The Port of Oakland will be awarded a $36.6 million grant from the U.S. Department of Transportation to support green infrastructure development for added cargo transport capacity and operational efficiencies at its Outer Harbor. The grant is part of a $94 million federal investment in California ports.

The grant award is part of the Bipartisan Infrastructure Law, investing $40 billion in infrastructure projects over the next five years. The grant to the Oakland Seaport will deliver projects that address electrification, emissions reductions and port congestion. It allows the Port of Oakland to make investments to accommodate near-term supply chain uncertainties, surges in imports, exports, and refrigerated cargo and install green energy infrastructure.

“We thank the Department of Transportation and the support of Representative Barbara Lee, Speaker Nancy Pelosi and the Bay Area Congressional delegation, including Senators Dianne Feinstein and Alex Padilla, for this generous infrastructure award,” said Port of Oakland Executive Director Danny Wan. “This grant is of vital importance to help us modernize and transform the Port of Oakland’s operations to zero-emissions. It is a down-payment on the next generation of goods movement technology at the Port of Oakland.”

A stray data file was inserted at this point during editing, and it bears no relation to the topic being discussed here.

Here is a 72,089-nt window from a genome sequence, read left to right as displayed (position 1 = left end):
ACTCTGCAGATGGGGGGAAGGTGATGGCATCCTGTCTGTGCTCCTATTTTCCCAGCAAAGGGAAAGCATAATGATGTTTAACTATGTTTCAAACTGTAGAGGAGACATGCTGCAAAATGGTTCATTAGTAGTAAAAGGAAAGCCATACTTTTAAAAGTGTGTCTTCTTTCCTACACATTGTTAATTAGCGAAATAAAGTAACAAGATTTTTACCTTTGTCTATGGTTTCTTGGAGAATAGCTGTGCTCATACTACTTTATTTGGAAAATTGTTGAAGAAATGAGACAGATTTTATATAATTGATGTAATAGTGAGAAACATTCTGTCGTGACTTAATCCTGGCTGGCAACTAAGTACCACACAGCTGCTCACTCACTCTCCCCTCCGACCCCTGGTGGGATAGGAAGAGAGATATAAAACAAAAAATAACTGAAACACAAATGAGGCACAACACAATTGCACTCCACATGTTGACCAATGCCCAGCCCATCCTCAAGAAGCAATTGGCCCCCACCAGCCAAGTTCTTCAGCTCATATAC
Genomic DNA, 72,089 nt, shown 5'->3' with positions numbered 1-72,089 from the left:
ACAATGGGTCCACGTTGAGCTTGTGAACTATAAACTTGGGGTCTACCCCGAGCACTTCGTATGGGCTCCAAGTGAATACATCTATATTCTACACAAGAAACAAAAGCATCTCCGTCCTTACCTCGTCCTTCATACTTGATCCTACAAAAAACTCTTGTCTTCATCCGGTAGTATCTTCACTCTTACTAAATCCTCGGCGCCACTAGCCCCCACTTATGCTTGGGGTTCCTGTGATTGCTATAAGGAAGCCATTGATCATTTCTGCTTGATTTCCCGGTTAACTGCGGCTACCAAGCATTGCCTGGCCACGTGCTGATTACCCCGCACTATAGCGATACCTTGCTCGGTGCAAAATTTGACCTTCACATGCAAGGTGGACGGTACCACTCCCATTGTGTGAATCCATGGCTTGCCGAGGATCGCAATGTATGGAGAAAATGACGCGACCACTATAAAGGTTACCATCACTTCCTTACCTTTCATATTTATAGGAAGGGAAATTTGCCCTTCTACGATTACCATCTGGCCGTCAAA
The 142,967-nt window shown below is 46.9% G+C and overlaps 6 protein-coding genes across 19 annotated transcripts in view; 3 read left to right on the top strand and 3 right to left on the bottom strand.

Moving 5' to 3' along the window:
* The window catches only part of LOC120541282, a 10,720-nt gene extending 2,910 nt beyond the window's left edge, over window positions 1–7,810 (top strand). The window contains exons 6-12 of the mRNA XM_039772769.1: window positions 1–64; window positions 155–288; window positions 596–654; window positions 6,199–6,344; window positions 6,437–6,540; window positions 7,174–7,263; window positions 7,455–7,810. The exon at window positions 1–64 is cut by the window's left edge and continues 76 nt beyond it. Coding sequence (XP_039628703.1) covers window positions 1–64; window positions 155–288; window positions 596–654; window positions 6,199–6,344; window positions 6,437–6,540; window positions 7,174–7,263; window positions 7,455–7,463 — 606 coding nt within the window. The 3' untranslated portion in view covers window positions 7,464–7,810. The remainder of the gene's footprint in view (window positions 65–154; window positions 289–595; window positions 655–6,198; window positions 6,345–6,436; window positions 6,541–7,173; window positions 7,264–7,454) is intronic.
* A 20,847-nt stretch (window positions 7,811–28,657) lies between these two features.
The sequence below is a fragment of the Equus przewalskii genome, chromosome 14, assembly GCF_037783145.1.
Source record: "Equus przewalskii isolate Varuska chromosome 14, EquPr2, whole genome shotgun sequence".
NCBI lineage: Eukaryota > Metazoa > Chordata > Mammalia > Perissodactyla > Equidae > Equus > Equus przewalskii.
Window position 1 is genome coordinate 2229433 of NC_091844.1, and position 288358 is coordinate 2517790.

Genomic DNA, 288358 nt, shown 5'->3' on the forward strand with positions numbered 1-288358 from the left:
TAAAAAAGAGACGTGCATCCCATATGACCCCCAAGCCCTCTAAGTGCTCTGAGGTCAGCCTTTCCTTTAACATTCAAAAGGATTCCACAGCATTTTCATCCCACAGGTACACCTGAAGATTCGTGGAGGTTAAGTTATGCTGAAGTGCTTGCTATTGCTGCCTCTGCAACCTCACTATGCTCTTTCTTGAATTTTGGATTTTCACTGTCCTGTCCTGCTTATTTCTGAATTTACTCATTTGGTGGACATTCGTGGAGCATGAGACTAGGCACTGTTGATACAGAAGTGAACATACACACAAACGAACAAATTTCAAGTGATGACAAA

The transformation from fossil fuels to clean energy is at the heart of the Port of Oakland’s efforts to improve seaport capacity with zero-emissions operations. A cornerstone of the plan is to use clean electricity to power battery electric mobile equipment and provide green power to refrigerated containers.

Projects will include:

– New, electric-powered, refrigerated container storage racks;

– New high-mast LED lighting;

– Densified container storage and staging capability for great efficiency;

– Battery storage and other power substation improvements; and

– Electric charging infrastructure for zero emissions vehicles and cargo handling equipment.

Ninety-nine percent of Northern California’s containerized goods are handled by the Oakland Seaport. Agricultural exporters rely heavily on the Port of Oakland to transport their goods and have been adversely affected by transportation and storage challenges presented by supply chain disruptions triggered by the pandemic.

The Port of Oakland’s Outer Harbor is an approximately 120-acre container shipping wharf and marine terminal that became inactive due in part to aging infrastructure and outdated equipment. The grant will provide the initial investment to reactivate the terminal capacity by installing green energy infrastructure and using zero-emissions technology.